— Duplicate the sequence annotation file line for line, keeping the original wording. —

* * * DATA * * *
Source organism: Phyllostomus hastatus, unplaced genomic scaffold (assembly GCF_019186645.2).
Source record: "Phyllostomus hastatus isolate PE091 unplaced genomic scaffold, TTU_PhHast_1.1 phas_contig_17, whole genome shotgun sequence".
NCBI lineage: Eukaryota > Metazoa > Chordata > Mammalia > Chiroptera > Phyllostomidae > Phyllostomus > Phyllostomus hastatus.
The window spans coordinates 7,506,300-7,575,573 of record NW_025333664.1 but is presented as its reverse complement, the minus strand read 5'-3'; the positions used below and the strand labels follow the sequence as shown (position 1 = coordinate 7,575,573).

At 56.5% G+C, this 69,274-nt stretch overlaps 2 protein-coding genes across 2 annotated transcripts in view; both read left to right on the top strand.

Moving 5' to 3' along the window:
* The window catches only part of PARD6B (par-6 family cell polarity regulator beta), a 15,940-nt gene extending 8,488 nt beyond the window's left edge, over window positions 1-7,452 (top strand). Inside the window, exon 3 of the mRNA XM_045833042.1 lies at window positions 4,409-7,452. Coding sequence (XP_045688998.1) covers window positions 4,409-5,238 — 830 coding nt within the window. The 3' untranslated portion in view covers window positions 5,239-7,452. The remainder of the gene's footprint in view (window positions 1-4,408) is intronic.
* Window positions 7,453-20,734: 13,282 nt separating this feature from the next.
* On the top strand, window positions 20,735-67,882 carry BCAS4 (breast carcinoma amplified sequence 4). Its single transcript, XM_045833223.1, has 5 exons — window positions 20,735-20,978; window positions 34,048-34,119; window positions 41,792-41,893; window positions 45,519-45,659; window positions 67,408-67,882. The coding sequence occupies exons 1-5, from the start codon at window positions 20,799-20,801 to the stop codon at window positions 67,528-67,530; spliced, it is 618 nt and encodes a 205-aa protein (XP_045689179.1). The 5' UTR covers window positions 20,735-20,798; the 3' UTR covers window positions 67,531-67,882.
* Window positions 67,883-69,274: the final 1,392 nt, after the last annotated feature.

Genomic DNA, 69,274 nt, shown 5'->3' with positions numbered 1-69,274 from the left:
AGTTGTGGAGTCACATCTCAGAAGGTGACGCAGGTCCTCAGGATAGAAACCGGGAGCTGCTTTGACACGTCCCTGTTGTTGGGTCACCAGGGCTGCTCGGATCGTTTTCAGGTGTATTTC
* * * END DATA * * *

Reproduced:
Source organism: Phyllostomus hastatus, unplaced genomic scaffold (assembly GCF_019186645.2).
Source record: "Phyllostomus hastatus isolate PE091 unplaced genomic scaffold, TTU_PhHast_1.1 phas_contig_17, whole genome shotgun sequence".
NCBI lineage: Eukaryota > Metazoa > Chordata > Mammalia > Chiroptera > Phyllostomidae > Phyllostomus > Phyllostomus hastatus.
The window spans coordinates 7,506,300-7,575,573 of record NW_025333664.1 but is presented as its reverse complement, the minus strand read 5'-3'; the positions used below and the strand labels follow the sequence as shown (position 1 = coordinate 7,575,573).

At 56.5% G+C, this 69,274-nt stretch overlaps 2 protein-coding genes across 2 annotated transcripts in view; both read left to right on the top strand.

Moving 5' to 3' along the window:
* The window catches only part of PARD6B (par-6 family cell polarity regulator beta), a 15,940-nt gene extending 8,488 nt beyond the window's left edge, over window positions 1-7,452 (top strand). Inside the window, exon 3 of the mRNA XM_045833042.1 lies at window positions 4,409-7,452. Coding sequence (XP_045688998.1) covers window positions 4,409-5,238 — 830 coding nt within the window. The 3' untranslated portion in view covers window positions 5,239-7,452. The remainder of the gene's footprint in view (window positions 1-4,408) is intronic.
* Window positions 7,453-20,734: 13,282 nt separating this feature from the next.
* On the top strand, window positions 20,735-67,882 carry BCAS4 (breast carcinoma amplified sequence 4). Its single transcript, XM_045833223.1, has 5 exons — window positions 20,735-20,978; window positions 34,048-34,119; window positions 41,792-41,893; window positions 45,519-45,659; window positions 67,408-67,882. The coding sequence occupies exons 1-5, from the start codon at window positions 20,799-20,801 to the stop codon at window positions 67,528-67,530; spliced, it is 618 nt and encodes a 205-aa protein (XP_045689179.1). The 5' UTR covers window positions 20,735-20,798; the 3' UTR covers window positions 67,531-67,882.
* Window positions 67,883-69,274: the final 1,392 nt, after the last annotated feature.

Genomic DNA, 69,274 nt, shown 5'->3' with positions numbered 1-69,274 from the left:
AGTTGTGGAGTCACATCTCAGAAGGTGACGCAGGTCCTCAGGATAGAAACCGGGAGCTGCTTTGACACGTCCCTGTTGTTGGGTCACCAGGGCTGCTCGGATCGTTTTCAGGTGTATTTC